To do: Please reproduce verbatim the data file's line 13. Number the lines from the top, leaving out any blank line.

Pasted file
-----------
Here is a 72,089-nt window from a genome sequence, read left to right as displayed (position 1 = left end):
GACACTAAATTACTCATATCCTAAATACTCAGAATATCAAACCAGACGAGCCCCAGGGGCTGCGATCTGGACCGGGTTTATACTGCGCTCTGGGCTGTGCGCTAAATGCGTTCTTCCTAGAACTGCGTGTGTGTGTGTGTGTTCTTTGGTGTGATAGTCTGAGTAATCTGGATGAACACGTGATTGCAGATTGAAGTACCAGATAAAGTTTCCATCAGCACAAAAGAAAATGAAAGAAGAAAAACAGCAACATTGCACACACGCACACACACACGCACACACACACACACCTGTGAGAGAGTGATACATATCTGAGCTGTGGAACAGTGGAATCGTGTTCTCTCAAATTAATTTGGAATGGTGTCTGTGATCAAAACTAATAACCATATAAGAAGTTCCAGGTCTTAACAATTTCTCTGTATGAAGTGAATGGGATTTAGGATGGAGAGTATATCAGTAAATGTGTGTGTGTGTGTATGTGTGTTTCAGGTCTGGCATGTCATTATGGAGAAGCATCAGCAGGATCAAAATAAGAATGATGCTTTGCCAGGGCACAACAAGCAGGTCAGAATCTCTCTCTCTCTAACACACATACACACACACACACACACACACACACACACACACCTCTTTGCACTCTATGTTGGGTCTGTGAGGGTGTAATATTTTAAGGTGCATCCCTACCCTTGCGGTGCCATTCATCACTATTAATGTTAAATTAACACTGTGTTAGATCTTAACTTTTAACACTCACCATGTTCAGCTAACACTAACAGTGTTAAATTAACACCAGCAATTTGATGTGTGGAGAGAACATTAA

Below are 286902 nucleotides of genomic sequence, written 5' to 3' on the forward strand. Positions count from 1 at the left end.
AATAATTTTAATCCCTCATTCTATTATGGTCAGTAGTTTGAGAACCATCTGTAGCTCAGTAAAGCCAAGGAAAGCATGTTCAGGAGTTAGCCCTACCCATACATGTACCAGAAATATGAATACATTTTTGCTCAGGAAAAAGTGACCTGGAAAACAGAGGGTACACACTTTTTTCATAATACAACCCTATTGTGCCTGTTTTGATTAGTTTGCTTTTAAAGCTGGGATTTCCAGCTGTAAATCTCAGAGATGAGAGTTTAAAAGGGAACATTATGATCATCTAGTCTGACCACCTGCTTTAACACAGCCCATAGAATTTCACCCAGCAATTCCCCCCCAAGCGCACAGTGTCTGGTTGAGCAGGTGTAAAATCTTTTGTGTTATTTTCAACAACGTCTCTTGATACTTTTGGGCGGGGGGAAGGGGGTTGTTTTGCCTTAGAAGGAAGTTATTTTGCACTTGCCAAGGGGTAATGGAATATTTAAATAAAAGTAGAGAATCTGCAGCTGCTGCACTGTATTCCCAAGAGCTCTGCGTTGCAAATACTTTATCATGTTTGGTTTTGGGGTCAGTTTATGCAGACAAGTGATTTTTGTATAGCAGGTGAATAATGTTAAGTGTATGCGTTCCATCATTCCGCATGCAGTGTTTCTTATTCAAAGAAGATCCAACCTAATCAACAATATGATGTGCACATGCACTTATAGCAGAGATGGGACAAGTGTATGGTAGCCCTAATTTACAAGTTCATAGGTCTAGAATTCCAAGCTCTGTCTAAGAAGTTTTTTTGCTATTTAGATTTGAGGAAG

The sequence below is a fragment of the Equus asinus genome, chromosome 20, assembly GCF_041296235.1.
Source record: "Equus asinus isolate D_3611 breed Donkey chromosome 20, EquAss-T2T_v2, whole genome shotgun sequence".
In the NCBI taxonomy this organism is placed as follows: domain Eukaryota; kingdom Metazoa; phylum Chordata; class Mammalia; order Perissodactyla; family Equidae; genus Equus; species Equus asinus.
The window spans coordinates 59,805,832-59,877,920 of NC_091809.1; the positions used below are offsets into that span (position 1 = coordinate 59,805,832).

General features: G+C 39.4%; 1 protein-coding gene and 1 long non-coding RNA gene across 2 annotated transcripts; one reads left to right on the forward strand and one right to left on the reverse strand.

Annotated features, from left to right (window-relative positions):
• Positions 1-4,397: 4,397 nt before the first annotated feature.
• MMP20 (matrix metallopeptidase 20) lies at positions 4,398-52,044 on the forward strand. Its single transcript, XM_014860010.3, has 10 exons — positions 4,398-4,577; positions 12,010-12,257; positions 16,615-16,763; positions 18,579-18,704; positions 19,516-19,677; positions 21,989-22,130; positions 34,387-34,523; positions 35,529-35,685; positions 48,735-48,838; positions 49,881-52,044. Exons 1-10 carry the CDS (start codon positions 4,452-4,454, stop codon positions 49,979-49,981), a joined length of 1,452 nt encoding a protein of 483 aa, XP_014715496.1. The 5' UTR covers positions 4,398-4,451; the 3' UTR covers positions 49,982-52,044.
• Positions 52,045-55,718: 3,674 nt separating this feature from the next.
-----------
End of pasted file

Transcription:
• Positions 52,045-55,718: 3,674 nt separating this feature from the next.